“The reason these studies are often criticized is it’s not clear how they produced these calculations,’’ she said. Amberg is a co-author of a 2011 report that begins with the line: “Economic impact analyses for universities often produce impacts that are so large they are viewed with suspicion.”
Economist Lon Hatamiya produced the UM analysis, and said he used a conservative approach in estimating spillover spending by UM in Broward, Miami-Dade and Palm Beach counties. Among the assertions in the report:
• By spending about $62 million on construction in 2011, UM added about $200 million to the economy.
• Despite a payroll of 13,000 people, UM supports roughly 40,000 jobs throughout Miami-Dade County alone as businesses and contractors benefit from the university’s spending.
• The report notes that a $6 billion annual economic impact would be 18 times as large as the economic impact claimed by the NFL when the 2010 Super Bowl came to Sun Life Stadium (part-time home to the Miami Hurricanes). A study funded by Super Bowl organizers estimated the game generated $330 million for the local economy, though Porter and others criticized that figure as inflated.
Hatamiya, owner of a Northern California public-relations and economics firm, performed the analysis for Bendixen & Amandi, the Miami research and communications firm that UM hired for the report. A previous report, commissioned by UM in 2007 before it purchased the former Cedars Medical Center hospital, claimed a $4.5 billion economic impact.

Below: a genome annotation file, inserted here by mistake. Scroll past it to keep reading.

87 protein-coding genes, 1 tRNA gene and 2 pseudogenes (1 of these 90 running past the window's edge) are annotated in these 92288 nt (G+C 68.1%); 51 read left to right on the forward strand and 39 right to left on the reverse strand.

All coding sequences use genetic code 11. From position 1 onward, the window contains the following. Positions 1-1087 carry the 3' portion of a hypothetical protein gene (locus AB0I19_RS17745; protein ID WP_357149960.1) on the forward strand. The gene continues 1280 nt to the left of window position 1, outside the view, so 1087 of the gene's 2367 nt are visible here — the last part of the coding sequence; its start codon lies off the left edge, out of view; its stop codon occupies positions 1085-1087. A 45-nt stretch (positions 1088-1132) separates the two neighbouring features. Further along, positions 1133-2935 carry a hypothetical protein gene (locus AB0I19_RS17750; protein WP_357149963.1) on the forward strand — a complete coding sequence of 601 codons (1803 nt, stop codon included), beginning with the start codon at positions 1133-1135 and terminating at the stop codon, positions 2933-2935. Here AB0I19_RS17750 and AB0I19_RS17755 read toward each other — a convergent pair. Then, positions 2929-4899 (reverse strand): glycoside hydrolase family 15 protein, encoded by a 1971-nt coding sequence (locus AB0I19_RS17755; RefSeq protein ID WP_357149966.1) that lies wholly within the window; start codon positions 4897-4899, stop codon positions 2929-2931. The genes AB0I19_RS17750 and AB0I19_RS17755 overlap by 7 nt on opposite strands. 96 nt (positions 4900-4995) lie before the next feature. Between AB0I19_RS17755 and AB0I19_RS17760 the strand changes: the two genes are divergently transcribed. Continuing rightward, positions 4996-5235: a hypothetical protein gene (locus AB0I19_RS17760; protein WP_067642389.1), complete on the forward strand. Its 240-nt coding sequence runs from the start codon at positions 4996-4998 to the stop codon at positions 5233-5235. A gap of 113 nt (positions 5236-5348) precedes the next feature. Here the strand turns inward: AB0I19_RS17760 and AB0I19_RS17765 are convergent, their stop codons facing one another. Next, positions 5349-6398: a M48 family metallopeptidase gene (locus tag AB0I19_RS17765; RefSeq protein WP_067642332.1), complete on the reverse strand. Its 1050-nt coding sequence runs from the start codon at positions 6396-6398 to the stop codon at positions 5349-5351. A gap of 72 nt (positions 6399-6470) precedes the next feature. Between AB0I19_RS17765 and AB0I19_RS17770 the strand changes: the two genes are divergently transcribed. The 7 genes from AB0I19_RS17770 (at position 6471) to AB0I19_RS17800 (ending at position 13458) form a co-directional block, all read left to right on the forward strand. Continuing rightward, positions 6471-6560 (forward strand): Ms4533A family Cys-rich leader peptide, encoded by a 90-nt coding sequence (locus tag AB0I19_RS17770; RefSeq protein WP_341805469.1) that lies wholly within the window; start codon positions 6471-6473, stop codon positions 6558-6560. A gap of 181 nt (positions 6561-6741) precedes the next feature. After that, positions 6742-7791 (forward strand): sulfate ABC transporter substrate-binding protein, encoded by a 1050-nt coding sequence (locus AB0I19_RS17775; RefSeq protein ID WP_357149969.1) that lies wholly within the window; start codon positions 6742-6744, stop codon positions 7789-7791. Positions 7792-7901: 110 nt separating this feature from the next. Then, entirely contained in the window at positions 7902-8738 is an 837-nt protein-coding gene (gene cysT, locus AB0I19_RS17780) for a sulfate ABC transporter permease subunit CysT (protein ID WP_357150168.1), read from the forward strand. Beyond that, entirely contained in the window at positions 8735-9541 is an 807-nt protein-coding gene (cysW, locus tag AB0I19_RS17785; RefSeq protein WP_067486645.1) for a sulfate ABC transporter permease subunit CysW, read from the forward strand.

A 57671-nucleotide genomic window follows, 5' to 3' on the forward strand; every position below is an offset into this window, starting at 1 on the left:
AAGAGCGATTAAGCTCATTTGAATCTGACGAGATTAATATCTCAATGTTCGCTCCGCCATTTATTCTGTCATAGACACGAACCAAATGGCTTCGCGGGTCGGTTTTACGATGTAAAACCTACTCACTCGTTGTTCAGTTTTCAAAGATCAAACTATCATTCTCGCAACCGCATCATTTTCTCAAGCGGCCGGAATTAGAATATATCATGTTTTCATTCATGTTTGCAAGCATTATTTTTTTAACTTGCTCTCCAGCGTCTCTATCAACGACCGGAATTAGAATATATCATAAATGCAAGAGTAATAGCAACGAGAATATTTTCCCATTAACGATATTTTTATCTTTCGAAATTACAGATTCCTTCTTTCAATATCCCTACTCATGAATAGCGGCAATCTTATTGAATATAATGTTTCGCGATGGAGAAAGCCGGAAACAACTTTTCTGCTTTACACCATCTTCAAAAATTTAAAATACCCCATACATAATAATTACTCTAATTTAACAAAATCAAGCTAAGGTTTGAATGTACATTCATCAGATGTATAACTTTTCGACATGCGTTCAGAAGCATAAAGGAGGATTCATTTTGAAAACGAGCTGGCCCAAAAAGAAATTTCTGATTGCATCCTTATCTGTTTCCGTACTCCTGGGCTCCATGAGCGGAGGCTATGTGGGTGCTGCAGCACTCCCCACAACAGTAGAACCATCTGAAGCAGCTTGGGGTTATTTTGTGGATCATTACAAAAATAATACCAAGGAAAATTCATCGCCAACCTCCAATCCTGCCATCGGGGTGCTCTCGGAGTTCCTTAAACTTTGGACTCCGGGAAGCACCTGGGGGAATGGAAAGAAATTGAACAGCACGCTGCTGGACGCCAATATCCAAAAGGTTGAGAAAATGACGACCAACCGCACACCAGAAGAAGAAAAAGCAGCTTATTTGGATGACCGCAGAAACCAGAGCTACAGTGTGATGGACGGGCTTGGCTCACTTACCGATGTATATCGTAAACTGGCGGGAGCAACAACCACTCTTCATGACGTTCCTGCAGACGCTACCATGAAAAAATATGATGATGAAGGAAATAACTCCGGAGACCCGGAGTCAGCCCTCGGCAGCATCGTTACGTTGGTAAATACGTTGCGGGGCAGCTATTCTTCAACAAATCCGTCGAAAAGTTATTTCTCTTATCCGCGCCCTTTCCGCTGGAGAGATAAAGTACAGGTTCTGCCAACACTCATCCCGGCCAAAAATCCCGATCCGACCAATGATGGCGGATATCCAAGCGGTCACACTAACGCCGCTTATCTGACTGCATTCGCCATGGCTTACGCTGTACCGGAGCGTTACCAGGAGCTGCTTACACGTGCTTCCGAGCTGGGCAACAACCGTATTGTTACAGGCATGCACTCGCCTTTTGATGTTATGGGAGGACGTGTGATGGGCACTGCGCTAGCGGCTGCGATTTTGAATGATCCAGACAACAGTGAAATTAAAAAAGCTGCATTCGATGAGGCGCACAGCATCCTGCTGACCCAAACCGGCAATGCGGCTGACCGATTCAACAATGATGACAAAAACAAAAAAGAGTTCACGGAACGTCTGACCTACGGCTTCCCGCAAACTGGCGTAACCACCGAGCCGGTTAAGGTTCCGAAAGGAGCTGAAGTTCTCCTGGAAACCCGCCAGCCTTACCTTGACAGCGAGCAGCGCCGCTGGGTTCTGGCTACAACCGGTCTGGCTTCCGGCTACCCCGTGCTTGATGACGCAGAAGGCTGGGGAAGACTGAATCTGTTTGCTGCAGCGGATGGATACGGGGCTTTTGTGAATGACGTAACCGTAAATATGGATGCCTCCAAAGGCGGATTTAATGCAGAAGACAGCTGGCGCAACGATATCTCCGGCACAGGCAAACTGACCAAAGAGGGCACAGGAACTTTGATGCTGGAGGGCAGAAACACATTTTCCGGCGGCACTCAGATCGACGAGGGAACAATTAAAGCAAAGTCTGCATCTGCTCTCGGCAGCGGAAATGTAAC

The report comes during a sensitive time for UM, as it negotiates a new contract with Miami-Dade over the more than $100 million the county pays UM as part of its Jackson agreement. Financial records also show financial pressure for UM, the county’s second-largest private employer, with the last budget year ending with a $28 million operating loss. Natoli said severance costs related to the roughly 800 lay-offs in the spring contributed to the deficit.
The lay-offs were not mentioned when UM presented the report to a meeting of business executives Monday morning at the Beacon Council, Miami-Dade’s economic-development agency. The presentation centered on UM’s positive contributions to the local economy, despite the severe recession.
“To rename this county ‘University of Miami-Dade County’ would not be inappropriate,’’ said Fernand Amandi a partner at Bendixen Amandi.